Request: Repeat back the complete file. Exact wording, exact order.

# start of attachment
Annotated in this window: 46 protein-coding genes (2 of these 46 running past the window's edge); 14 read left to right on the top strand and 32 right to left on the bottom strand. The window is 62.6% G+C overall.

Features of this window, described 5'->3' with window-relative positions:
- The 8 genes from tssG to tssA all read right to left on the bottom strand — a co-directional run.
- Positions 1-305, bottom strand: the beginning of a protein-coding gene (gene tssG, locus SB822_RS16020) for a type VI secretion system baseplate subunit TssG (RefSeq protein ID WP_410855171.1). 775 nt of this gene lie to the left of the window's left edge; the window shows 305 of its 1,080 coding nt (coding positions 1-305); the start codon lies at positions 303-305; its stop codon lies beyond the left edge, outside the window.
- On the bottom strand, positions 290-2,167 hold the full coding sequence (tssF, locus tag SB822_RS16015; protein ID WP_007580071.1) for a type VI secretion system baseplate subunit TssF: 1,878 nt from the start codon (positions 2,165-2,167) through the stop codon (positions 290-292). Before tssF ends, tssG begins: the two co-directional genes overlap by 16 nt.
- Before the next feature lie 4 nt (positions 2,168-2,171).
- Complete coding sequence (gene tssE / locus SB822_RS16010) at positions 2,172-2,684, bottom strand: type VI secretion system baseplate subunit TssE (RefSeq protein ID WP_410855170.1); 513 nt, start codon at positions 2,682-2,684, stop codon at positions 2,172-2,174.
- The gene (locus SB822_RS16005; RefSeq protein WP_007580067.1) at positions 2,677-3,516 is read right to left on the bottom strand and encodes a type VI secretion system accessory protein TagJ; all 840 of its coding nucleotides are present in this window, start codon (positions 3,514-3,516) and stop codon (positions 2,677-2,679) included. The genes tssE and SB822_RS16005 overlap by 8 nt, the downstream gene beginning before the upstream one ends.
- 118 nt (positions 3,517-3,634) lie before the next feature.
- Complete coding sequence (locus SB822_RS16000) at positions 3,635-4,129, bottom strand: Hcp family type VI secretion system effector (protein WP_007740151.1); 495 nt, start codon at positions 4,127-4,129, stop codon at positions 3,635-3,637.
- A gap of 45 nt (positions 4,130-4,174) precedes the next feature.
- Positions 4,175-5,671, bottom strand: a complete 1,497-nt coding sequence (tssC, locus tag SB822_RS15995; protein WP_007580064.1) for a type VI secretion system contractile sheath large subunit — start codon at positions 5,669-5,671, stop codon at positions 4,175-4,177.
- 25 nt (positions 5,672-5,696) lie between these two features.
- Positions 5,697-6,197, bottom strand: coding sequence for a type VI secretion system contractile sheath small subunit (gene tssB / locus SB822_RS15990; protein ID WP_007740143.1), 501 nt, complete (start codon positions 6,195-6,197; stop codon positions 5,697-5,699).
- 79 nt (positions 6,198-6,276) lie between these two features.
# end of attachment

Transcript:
Annotated in this window: 46 protein-coding genes (2 of these 46 running past the window's edge); 14 read left to right on the top strand and 32 right to left on the bottom strand. The window is 62.6% G+C overall.

Features of this window, described 5'->3' with window-relative positions:
- The 8 genes from tssG to tssA all read right to left on the bottom strand — a co-directional run.
- Positions 1-305, bottom strand: the beginning of a protein-coding gene (gene tssG, locus SB822_RS16020) for a type VI secretion system baseplate subunit TssG (RefSeq protein ID WP_410855171.1). 775 nt of this gene lie to the left of the window's left edge; the window shows 305 of its 1,080 coding nt (coding positions 1-305); the start codon lies at positions 303-305; its stop codon lies beyond the left edge, outside the window.
- On the bottom strand, positions 290-2,167 hold the full coding sequence (tssF, locus tag SB822_RS16015; protein ID WP_007580071.1) for a type VI secretion system baseplate subunit TssF: 1,878 nt from the start codon (positions 2,165-2,167) through the stop codon (positions 290-292). Before tssF ends, tssG begins: the two co-directional genes overlap by 16 nt.
- Before the next feature lie 4 nt (positions 2,168-2,171).
- Complete coding sequence (gene tssE / locus SB822_RS16010) at positions 2,172-2,684, bottom strand: type VI secretion system baseplate subunit TssE (RefSeq protein ID WP_410855170.1); 513 nt, start codon at positions 2,682-2,684, stop codon at positions 2,172-2,174.
- The gene (locus SB822_RS16005; RefSeq protein WP_007580067.1) at positions 2,677-3,516 is read right to left on the bottom strand and encodes a type VI secretion system accessory protein TagJ; all 840 of its coding nucleotides are present in this window, start codon (positions 3,514-3,516) and stop codon (positions 2,677-2,679) included. The genes tssE and SB822_RS16005 overlap by 8 nt, the downstream gene beginning before the upstream one ends.
- 118 nt (positions 3,517-3,634) lie before the next feature.
- Complete coding sequence (locus SB822_RS16000) at positions 3,635-4,129, bottom strand: Hcp family type VI secretion system effector (protein WP_007740151.1); 495 nt, start codon at positions 4,127-4,129, stop codon at positions 3,635-3,637.
- A gap of 45 nt (positions 4,130-4,174) precedes the next feature.
- Positions 4,175-5,671, bottom strand: a complete 1,497-nt coding sequence (tssC, locus tag SB822_RS15995; protein WP_007580064.1) for a type VI secretion system contractile sheath large subunit — start codon at positions 5,669-5,671, stop codon at positions 4,175-4,177.
- 25 nt (positions 5,672-5,696) lie between these two features.
- Positions 5,697-6,197, bottom strand: coding sequence for a type VI secretion system contractile sheath small subunit (gene tssB / locus SB822_RS15990; protein ID WP_007740143.1), 501 nt, complete (start codon positions 6,195-6,197; stop codon positions 5,697-5,699).
- 79 nt (positions 6,198-6,276) lie between these two features.